Plugin conflicts: Plug-ins from different developers may conflict. That popular e-commerce plugin may not work well with your SEO plugin, which can ultimately break down the website. E-commerce plugins add shopping functionality to a WordPress website, but they can't always meet very specific needs, like a customised website can. And what if an essential WordPress update is incompatible with your e-commerce plugin? How much will it cost your business until a plugin update is released?

No optimal database

The WordPress database includes all the content of your website, from the home page to contact page and all pages in between. So this includes your blog, but also your products and customer data if you use an e-commerce plugin. This data is stored in WordPress via a single table.

The downside of this approach is that there is no scalability, as there are limitations on the number of rows of data that can be stored and retrieved for larger data sets.

WordPress 5.0, a major update

The long-awaited release of WordPress 5.0 at the end of 2018 was more in the spotlight than past WordPress releases. But as with major releases of anything, there was some fuss. A new implementation of the WordPress editor caused problems with website layout. People discovered a solution by installing the previous editor as a plug-in, but problems like that are very frustrating for website owners.


Manage your website yourself or outsource anyway?

A major reason why many people are attracted to Wordpress is the fact that they want to have complete control over their website.Only if your WordPress website requires several plugins, working with it again is not as easy as thought.If your Wordpress website has many plugins, you often have to hire a developer to work with it.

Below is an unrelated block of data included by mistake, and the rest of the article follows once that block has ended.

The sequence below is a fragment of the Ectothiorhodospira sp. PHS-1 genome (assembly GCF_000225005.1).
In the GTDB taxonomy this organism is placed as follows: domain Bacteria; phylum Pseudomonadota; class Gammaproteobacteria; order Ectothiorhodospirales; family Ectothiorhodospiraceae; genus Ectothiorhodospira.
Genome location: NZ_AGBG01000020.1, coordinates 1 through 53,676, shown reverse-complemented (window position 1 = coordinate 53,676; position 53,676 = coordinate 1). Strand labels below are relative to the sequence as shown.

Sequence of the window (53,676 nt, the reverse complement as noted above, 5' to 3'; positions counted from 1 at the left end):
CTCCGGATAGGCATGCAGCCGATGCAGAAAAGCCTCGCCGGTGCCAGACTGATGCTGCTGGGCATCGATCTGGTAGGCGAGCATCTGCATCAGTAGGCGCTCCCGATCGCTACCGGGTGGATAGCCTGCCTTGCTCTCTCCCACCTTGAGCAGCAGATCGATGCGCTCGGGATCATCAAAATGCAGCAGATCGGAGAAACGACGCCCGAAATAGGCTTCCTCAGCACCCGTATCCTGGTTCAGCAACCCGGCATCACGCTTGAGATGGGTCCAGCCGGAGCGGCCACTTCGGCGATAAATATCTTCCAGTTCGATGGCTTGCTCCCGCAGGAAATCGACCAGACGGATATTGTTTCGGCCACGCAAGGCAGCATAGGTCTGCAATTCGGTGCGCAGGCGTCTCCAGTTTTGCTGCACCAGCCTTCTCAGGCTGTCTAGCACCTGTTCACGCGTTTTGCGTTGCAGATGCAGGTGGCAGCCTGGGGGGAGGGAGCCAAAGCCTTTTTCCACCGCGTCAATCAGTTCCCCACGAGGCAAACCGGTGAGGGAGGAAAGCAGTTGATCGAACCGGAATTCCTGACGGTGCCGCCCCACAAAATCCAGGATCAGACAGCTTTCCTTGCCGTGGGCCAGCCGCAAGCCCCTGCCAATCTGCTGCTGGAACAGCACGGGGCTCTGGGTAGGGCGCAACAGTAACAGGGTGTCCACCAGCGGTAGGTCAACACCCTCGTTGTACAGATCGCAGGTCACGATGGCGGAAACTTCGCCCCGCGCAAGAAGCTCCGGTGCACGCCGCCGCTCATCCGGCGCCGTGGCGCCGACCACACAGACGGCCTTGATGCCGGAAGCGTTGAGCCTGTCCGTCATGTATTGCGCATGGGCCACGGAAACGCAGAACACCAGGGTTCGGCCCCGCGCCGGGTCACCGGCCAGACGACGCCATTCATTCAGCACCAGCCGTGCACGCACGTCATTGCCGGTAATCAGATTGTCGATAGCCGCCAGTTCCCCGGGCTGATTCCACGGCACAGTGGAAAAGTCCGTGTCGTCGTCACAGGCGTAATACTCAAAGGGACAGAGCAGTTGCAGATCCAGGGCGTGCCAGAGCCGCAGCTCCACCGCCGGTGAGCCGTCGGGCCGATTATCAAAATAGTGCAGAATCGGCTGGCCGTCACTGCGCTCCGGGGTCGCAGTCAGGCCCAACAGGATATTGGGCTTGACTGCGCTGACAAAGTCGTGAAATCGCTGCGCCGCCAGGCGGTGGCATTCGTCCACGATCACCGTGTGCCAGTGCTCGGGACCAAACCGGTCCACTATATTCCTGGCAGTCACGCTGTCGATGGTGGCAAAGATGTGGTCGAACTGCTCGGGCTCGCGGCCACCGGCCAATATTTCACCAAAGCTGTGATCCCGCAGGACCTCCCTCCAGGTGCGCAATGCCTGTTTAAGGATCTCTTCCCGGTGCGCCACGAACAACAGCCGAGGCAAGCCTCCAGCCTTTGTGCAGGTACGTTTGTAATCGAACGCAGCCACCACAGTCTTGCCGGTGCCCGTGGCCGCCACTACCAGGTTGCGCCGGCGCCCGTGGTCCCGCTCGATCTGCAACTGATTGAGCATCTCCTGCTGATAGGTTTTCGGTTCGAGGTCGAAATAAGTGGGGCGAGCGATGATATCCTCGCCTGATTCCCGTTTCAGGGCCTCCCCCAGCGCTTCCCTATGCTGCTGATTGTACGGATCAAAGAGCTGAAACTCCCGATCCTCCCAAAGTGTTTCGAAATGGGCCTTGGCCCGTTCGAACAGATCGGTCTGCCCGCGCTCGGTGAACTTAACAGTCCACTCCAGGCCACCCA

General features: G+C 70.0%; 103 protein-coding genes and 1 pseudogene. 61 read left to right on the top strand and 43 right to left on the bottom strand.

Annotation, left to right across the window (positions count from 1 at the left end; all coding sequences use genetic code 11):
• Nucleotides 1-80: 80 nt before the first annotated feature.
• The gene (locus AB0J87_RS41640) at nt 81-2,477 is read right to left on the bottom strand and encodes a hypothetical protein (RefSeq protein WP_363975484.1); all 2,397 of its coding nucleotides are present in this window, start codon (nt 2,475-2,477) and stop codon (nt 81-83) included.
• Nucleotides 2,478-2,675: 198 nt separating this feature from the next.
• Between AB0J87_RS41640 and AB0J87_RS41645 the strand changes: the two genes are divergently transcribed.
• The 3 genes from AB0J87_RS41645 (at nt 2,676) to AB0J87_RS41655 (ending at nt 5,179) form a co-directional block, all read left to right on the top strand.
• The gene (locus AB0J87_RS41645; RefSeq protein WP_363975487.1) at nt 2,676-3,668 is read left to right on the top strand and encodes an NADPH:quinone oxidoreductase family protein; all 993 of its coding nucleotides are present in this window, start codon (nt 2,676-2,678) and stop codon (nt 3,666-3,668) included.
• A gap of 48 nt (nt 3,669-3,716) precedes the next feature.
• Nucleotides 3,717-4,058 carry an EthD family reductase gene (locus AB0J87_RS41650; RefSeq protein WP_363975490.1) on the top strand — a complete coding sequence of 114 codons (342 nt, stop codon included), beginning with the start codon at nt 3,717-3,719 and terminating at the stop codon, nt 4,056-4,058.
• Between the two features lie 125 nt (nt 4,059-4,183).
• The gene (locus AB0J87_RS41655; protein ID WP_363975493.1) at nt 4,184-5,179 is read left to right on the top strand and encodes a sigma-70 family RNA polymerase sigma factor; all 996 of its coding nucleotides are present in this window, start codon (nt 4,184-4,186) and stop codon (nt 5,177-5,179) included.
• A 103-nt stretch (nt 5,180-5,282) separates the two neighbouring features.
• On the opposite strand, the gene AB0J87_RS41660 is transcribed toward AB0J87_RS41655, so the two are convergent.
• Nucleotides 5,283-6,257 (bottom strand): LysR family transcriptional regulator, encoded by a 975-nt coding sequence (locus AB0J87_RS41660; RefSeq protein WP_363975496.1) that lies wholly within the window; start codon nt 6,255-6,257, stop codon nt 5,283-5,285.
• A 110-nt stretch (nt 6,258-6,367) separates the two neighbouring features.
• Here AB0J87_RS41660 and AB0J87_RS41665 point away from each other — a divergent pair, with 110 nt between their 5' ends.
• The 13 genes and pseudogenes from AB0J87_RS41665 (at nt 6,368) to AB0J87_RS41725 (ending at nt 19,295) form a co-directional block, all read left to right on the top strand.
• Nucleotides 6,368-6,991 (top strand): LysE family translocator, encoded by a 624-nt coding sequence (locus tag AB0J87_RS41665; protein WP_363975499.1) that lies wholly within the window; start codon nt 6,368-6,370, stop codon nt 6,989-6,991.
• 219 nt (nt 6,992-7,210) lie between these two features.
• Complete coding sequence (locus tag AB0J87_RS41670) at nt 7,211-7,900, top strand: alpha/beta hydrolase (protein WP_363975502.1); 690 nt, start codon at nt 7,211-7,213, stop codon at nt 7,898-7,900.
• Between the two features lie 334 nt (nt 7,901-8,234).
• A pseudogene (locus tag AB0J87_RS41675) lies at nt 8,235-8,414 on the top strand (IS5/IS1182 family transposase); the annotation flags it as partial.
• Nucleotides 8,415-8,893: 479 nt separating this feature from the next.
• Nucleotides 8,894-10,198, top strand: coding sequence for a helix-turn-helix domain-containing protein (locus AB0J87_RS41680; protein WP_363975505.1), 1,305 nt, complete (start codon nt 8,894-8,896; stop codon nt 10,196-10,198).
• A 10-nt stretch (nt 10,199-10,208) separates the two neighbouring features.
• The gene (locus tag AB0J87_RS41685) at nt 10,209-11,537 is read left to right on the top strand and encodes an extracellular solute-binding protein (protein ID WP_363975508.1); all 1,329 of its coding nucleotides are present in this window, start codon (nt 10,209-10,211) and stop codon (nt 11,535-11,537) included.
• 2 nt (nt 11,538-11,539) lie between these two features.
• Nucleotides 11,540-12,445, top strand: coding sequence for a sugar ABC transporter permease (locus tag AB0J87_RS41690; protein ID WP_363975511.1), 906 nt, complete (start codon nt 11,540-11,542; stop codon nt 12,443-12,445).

And developers, again, often prefer not to work with WordPress but with other tools to manage complex websites.

Themes - how unique are they?

One of the biggest strengths of WordPress is the ability to work with themes. But at the same time, it is its biggest weakness. If you choose and install a theme, you will notice that your site starts to look like many other websites. Of course, your website has its own branding, but you can't help but notice that it still looks like a WordPress site.


We believe WordPress has its place; however, we do not believe WordPress is a solution for every possible website. As the requirements for website functionality become complex, WordPress quickly requires too much maintenance and additional plug-ins to make it work effectively for your organisation.

Especially in terms of expansion, scalability and performance, WordPress then often lags behind other solutions.

What do we recommend?

Although we work with WordPress, for many web-based applications and advanced websites, we prefer to work with a framework, which allows us to build websites with code blocks that we can easily extend and customise.

This allows us to create websites designed to our clients' specifications, rather than being limited to the existing features of third-party plug-ins.

One of the frameworks we love is Exolog, which in addition to a framework also has a content management shared (CMS), which allows clients to manage the website.

Have more questions?

Call Martijn on 06 480 840 58, schedule an online meeting or send him an email, because your website is one of the most important decisions you make for your business. Simply put, it's the digital bridge to your customers, so you want it to be made in the best possible way, and we'd love to help you with that!